Quality Assurance and Project Management

Feb 28 2016   10:31AM GMT

Application Security – Three Levels of Security Testing

Jaideep Khanduja Jaideep Khanduja Profile: Jaideep Khanduja

Tags:
Application security
Security testing

Application Security is a major concern inviting a series of multichannel risks.

Application security is a major concern that needs to be addressed in a systematic and disciplined manner. There has to be a defined process to do so. It can never be done on an ad-hoc basis. With increasing trends of enterprise mobility and web-based solutions, application security has become a critical matter for the product, quality and operations. Application security is, in fact, a major concern that can open multiple doors for a chain of risks. That is why it becomes more important to focus on the issue. The process and procedure might be same for web and mobile based applications on a broader scale. But at the micro level, there would be a number of specific pointers to add for each category separately.

Application Security, Security Testing

Photo credit: mikecogh via VisualHunt / CC BY-SA

When there is a leakage found in any application, the first place to question is not production or development but testing. It is the prime responsibility of quality and testing department to ensure no leakages. In fact, if this leakage is related to security, it might head to a severe action. These days, there have to be security experts in quality department for building specific test cases, test bed, testing environment and use cases in order to ensure a foolproof testing mechanism. There is always a need of this. A saying is quite popular in this regard. It says the more postmortems required to be done indicate a poor shield of quality. It increases your losses to manifold if the hole in the bucket is found at a later stage. The higher is the loss, the later it is identified.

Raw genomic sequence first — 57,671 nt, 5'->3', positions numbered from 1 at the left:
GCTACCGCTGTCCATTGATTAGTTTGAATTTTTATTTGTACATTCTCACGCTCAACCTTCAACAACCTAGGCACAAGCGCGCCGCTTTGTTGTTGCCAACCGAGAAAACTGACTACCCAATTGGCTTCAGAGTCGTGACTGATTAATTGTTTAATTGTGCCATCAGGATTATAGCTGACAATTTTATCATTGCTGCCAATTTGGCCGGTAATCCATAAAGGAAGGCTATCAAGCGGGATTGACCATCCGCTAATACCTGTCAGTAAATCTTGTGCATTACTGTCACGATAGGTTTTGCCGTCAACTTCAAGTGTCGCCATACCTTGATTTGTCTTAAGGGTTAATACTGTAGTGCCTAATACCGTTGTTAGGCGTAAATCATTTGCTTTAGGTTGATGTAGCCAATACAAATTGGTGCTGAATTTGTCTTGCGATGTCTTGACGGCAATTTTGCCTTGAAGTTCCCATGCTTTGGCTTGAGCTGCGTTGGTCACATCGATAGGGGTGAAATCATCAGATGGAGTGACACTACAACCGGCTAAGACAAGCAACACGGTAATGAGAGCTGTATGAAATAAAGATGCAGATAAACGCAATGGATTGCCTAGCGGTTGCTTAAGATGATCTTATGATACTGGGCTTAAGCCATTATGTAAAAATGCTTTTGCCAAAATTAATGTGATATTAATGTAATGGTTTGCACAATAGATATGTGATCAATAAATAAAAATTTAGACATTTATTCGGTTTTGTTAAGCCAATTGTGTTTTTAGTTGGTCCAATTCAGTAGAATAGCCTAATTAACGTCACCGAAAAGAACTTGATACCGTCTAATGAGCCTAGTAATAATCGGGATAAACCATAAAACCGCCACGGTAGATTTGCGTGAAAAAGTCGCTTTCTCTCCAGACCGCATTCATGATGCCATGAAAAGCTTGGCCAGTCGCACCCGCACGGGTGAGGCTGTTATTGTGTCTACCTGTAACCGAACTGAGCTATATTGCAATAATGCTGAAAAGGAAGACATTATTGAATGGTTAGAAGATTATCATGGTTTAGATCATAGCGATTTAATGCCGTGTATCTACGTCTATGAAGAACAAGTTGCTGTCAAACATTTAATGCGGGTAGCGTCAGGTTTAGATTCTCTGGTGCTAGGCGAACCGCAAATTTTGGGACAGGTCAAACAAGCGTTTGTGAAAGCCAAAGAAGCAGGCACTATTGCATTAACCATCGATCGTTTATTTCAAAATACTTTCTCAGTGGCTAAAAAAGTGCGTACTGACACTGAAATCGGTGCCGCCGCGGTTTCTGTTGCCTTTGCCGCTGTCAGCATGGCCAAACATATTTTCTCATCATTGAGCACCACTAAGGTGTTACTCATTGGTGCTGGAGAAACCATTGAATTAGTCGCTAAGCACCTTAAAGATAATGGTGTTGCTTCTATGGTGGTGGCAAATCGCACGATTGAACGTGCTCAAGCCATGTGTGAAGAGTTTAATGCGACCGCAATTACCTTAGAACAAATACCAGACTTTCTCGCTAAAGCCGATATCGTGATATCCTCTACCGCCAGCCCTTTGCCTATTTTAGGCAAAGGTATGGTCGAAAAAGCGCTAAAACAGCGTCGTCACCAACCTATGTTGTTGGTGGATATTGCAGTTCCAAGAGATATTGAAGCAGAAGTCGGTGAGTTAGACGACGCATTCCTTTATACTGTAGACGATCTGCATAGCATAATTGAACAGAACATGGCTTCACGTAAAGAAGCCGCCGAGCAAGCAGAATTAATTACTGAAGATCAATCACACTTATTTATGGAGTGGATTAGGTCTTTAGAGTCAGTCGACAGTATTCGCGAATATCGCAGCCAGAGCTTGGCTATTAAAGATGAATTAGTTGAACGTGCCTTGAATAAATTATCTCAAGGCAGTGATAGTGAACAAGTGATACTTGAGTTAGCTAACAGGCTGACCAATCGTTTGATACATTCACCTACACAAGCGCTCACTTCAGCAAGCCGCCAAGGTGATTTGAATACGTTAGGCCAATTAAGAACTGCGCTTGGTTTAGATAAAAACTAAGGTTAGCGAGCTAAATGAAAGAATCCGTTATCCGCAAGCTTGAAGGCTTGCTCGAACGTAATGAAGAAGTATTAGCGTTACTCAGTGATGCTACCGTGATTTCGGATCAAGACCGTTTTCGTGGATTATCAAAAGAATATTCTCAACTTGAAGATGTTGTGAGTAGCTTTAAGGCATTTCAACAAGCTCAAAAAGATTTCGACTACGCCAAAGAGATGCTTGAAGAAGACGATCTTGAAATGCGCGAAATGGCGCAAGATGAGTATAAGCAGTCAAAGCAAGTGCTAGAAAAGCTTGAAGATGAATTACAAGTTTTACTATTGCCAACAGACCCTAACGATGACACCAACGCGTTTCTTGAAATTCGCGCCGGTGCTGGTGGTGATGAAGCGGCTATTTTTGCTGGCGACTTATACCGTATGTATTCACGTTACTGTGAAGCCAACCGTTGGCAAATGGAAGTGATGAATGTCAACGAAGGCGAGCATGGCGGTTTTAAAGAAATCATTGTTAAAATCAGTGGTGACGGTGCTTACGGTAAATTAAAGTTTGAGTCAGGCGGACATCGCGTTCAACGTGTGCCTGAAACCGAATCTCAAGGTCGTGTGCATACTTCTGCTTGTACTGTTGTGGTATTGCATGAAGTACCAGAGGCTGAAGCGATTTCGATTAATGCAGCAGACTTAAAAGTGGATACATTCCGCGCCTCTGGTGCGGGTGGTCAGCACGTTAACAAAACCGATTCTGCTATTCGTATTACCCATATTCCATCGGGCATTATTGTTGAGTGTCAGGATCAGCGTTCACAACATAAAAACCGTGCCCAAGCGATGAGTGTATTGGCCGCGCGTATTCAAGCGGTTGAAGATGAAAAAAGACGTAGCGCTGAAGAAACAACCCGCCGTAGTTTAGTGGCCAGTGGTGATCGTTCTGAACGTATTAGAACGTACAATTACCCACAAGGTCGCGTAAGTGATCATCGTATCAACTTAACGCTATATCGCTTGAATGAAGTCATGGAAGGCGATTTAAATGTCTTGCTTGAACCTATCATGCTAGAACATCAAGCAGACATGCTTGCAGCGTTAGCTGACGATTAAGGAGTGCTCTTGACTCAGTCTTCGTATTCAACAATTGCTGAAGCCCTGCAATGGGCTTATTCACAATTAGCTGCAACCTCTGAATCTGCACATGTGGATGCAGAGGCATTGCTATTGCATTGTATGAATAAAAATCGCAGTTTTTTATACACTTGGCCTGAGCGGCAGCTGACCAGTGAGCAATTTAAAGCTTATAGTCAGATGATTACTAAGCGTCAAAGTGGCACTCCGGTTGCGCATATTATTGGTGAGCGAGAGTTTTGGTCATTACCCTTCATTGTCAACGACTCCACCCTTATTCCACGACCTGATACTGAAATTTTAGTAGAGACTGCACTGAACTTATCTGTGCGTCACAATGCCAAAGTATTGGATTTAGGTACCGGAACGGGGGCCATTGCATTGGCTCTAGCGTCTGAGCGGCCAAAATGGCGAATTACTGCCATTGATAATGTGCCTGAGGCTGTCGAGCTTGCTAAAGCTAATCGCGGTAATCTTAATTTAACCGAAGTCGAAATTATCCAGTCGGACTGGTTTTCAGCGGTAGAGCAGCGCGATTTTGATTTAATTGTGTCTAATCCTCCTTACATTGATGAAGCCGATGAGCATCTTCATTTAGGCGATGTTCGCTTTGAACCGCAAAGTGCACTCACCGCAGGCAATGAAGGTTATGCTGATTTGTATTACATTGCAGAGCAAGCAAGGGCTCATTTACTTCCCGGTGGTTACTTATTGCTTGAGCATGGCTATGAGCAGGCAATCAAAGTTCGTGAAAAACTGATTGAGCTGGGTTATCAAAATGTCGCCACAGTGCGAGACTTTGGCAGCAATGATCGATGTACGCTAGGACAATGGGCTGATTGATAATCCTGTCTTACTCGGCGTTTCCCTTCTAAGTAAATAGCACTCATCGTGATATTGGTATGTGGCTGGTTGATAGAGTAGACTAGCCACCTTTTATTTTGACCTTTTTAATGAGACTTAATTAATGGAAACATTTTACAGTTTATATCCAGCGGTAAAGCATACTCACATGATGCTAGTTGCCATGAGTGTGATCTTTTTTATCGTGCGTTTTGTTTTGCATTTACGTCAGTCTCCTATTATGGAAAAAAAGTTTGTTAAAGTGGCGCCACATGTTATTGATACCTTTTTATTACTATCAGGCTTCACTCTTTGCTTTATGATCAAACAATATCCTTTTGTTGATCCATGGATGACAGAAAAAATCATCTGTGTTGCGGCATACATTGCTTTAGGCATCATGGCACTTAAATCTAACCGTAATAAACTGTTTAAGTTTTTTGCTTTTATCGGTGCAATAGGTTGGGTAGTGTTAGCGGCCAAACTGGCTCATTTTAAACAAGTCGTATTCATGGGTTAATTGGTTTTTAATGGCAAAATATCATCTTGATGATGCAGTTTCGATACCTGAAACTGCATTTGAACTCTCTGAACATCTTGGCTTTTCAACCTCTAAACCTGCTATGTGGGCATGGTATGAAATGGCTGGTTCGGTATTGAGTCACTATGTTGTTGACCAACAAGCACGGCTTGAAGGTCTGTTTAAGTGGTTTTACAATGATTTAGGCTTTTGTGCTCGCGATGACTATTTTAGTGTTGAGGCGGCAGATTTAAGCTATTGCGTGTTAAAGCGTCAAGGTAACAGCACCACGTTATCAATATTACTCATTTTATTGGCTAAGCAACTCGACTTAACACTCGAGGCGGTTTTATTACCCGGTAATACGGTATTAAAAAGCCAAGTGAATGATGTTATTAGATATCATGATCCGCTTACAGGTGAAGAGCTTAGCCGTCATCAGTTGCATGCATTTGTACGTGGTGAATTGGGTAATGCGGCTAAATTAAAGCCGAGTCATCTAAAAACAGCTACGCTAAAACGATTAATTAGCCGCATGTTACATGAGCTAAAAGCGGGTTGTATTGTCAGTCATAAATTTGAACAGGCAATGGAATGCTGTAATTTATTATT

You must follow the following three levels of security testing for apps:

  • Pure Blackbox: Here you test the outside and visible environment created by the app. You need to test, for instance, user types – end users, administrators, super users and so on.)
  • Greybox: You test inside the app but not the coding part. You need to test the logics, logical flow, business cases etc.
  • Static Whitebox: Scan your run code to ensure there are no security lapses or breaches.
  • Dynamic Whitebox: Scan your run code through traversal. You need to check for I/O errors, memory related errors, data handling errors, storage related errors and so on.

It is critical to discover application risks during its incubation and development period. Depending on the web or mobile app you may have to work out a right combination or proportion of the above testing to match your requirements.

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